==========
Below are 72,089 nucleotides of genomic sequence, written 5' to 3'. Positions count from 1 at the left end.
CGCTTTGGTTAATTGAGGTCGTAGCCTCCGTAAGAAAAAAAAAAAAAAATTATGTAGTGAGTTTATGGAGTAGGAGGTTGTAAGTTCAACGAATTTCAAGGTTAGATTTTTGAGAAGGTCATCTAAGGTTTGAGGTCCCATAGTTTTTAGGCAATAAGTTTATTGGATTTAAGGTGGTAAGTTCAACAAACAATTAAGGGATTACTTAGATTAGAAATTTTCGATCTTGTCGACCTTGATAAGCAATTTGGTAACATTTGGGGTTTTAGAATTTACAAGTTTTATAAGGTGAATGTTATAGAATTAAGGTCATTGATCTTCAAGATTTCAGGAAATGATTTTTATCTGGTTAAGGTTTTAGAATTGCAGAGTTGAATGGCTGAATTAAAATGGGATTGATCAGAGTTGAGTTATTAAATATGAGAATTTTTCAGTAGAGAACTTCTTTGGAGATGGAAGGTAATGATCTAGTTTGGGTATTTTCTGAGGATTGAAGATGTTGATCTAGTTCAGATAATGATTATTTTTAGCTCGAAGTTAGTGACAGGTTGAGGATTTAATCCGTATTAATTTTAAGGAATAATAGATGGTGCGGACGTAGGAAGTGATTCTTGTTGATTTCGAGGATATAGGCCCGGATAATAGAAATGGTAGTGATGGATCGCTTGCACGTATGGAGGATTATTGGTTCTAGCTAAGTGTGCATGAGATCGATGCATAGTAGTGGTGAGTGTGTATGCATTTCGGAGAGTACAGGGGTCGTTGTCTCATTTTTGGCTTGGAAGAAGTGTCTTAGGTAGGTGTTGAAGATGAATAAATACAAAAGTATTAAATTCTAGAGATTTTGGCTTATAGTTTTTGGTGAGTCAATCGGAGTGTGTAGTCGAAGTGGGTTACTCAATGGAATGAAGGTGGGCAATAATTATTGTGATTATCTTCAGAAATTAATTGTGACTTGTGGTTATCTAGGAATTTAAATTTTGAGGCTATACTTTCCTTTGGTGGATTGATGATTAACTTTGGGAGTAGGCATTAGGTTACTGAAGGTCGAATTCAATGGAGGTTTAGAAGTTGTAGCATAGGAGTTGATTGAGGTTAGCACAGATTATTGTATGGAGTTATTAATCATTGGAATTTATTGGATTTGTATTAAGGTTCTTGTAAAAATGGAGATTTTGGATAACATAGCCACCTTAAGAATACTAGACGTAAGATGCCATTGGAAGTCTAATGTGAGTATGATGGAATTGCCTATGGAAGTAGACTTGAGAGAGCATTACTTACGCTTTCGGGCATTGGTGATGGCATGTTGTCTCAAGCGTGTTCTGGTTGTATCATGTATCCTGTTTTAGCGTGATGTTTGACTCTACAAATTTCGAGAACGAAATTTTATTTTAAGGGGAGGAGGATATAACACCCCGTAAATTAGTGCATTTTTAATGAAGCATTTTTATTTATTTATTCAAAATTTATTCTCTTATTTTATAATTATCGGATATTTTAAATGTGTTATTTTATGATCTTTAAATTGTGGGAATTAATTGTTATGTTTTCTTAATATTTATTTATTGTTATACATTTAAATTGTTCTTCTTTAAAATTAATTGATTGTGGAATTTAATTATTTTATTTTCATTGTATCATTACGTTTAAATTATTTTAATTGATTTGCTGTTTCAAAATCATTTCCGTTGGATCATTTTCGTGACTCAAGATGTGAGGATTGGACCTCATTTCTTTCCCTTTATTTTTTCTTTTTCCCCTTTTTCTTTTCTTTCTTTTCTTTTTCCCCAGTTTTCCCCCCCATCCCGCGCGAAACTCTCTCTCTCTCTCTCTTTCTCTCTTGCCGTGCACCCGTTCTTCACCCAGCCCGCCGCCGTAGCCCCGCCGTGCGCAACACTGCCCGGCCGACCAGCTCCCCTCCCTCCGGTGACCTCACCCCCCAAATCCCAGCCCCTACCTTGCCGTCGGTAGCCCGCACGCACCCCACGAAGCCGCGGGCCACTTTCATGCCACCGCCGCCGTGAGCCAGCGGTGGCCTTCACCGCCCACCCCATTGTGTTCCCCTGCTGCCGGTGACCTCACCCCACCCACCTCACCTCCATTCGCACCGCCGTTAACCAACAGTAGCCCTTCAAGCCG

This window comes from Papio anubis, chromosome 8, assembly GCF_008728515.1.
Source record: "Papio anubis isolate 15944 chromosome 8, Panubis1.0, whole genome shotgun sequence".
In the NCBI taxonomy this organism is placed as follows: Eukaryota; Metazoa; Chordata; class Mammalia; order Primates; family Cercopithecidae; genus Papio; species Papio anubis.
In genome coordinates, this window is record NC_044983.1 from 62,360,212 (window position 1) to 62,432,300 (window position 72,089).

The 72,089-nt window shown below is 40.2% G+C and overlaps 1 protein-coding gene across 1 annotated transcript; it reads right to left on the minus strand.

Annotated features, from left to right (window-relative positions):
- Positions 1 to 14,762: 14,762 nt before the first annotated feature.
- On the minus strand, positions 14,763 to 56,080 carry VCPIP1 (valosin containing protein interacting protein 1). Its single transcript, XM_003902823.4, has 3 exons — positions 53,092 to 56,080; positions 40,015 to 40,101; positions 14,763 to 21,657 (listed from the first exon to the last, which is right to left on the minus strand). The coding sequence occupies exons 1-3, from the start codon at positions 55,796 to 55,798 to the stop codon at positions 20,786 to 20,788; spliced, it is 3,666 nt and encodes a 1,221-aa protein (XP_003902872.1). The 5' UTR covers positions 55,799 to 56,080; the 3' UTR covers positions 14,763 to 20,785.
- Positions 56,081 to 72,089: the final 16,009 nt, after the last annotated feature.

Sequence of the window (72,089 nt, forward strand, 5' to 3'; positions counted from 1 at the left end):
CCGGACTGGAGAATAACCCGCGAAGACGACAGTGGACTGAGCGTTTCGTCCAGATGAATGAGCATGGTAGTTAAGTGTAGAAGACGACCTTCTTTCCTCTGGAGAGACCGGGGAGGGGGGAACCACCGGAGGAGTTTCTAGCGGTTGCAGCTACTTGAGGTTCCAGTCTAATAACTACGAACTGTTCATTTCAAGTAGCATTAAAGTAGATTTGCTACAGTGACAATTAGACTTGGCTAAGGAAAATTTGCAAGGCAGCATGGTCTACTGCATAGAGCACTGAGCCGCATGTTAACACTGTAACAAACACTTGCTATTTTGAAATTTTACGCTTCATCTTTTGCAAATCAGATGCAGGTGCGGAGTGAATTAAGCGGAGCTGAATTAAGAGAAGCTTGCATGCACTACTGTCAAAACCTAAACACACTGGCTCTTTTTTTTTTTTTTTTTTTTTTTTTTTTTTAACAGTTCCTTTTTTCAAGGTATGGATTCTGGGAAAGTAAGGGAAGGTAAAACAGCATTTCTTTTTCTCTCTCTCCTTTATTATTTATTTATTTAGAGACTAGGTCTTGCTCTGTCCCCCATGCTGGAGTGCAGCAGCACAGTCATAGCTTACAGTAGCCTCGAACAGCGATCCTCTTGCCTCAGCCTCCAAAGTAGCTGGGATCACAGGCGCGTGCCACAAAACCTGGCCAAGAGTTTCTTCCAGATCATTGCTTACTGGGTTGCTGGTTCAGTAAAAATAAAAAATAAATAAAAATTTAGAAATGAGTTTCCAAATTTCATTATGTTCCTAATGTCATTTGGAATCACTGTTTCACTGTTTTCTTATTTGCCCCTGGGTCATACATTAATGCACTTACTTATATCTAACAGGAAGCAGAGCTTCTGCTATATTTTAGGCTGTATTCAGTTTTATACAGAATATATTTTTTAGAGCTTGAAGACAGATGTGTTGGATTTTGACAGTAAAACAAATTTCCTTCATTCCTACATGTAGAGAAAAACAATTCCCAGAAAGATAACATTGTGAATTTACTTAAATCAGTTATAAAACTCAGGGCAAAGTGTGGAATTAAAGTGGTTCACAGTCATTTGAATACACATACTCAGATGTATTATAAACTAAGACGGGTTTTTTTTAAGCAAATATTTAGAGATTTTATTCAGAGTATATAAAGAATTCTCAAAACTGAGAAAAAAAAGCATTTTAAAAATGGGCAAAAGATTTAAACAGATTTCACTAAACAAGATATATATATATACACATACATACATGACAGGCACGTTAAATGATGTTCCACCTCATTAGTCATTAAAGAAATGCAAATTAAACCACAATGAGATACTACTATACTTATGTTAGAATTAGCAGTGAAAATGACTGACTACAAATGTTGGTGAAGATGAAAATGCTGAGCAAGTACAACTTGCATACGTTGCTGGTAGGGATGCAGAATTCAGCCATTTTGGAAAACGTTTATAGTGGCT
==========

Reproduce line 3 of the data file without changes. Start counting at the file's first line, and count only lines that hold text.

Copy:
This window comes from Papio anubis, chromosome 8, assembly GCF_008728515.1.